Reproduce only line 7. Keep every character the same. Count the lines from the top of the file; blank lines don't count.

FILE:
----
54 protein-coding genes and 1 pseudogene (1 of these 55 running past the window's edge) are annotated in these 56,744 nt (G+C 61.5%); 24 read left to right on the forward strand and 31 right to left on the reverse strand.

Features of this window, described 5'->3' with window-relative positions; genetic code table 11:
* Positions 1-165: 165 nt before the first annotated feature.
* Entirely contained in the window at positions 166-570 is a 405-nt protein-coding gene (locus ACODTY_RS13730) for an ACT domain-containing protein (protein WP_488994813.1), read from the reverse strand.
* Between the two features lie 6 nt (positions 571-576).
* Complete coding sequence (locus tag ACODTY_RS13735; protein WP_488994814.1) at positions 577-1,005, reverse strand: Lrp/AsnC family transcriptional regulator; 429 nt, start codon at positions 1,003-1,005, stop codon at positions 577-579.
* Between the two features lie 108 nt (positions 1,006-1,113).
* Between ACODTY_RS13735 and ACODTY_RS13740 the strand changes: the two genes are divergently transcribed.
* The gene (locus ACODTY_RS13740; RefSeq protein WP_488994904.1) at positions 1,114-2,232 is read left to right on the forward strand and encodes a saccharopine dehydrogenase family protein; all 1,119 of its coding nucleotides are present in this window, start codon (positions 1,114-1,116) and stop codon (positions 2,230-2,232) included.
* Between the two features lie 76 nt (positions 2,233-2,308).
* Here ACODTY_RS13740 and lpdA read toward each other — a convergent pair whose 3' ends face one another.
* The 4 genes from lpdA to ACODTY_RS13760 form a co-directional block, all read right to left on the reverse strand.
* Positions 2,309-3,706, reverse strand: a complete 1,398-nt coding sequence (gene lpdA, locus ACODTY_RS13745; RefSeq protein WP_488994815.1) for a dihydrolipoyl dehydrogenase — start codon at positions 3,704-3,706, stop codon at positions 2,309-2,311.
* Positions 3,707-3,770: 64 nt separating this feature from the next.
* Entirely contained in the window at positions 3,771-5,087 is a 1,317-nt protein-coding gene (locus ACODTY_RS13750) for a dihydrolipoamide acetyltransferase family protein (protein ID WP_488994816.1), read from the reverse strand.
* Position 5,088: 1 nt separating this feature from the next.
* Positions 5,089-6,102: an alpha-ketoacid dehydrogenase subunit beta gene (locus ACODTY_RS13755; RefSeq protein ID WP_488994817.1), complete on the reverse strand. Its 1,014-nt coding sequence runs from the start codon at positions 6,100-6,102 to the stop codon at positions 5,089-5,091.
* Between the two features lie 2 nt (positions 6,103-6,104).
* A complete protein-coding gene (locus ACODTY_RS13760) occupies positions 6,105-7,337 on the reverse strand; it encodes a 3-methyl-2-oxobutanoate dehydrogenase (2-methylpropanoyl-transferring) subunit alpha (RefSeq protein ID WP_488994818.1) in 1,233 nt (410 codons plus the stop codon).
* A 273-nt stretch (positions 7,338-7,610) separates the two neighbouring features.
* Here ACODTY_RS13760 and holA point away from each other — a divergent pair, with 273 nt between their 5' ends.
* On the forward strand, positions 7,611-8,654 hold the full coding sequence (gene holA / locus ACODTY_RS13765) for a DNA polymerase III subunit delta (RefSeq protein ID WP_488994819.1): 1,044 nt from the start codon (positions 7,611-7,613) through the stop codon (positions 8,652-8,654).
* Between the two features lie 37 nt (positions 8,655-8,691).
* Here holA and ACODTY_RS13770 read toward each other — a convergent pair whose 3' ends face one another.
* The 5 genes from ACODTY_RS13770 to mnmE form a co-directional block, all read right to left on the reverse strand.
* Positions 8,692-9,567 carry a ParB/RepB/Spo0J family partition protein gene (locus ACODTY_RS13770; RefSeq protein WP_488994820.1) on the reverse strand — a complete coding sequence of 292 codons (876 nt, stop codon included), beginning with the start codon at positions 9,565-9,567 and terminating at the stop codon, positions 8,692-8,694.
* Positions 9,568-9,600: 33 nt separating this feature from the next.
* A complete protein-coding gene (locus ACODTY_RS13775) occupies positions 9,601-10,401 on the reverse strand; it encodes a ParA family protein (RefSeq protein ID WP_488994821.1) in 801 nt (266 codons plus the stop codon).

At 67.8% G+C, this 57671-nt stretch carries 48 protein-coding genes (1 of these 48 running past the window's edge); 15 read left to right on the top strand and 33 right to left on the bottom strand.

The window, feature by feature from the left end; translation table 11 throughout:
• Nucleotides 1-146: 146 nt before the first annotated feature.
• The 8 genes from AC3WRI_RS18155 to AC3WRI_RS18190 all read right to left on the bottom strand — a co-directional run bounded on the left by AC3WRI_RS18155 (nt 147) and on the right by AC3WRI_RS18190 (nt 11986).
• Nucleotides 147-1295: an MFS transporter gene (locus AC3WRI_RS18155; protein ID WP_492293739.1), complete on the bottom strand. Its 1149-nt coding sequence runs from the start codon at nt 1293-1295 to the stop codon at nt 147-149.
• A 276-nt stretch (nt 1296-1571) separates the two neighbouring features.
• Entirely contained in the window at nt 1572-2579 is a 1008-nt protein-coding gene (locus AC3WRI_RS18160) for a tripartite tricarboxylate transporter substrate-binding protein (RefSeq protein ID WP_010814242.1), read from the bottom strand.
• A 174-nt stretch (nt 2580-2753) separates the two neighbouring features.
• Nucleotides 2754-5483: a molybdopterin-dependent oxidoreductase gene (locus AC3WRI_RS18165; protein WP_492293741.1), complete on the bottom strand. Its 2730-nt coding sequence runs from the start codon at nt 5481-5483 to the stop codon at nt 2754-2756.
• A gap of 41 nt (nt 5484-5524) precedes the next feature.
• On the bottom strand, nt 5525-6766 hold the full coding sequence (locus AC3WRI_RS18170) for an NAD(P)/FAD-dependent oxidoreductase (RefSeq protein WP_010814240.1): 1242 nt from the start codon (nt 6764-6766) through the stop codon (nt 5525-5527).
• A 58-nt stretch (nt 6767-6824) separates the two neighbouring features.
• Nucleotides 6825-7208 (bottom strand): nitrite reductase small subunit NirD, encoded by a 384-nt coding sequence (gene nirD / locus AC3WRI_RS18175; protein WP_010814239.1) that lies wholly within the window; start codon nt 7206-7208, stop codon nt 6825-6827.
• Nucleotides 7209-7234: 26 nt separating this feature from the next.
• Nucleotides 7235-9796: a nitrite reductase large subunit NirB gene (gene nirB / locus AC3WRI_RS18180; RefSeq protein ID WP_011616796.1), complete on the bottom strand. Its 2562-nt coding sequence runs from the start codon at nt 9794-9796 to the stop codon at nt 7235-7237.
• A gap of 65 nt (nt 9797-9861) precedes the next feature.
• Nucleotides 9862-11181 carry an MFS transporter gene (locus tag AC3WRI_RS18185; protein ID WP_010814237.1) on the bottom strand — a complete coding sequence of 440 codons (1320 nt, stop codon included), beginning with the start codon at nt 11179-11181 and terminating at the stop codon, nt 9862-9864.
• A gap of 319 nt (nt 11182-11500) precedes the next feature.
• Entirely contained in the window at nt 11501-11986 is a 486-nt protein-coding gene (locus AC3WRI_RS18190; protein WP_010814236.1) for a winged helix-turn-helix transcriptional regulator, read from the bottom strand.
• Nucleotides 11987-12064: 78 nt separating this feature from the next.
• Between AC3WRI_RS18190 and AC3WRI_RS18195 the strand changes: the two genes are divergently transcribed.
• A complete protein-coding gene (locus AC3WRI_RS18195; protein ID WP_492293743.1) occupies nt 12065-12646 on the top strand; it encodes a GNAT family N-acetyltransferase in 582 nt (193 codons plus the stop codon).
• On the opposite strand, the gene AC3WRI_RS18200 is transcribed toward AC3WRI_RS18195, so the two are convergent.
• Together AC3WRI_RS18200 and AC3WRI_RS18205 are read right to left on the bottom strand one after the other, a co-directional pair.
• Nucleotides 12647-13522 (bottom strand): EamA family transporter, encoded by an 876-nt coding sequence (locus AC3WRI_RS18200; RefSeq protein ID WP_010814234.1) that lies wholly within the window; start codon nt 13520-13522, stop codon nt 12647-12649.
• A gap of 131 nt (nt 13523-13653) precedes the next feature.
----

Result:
* Between the two features lie 108 nt (positions 1,006-1,113).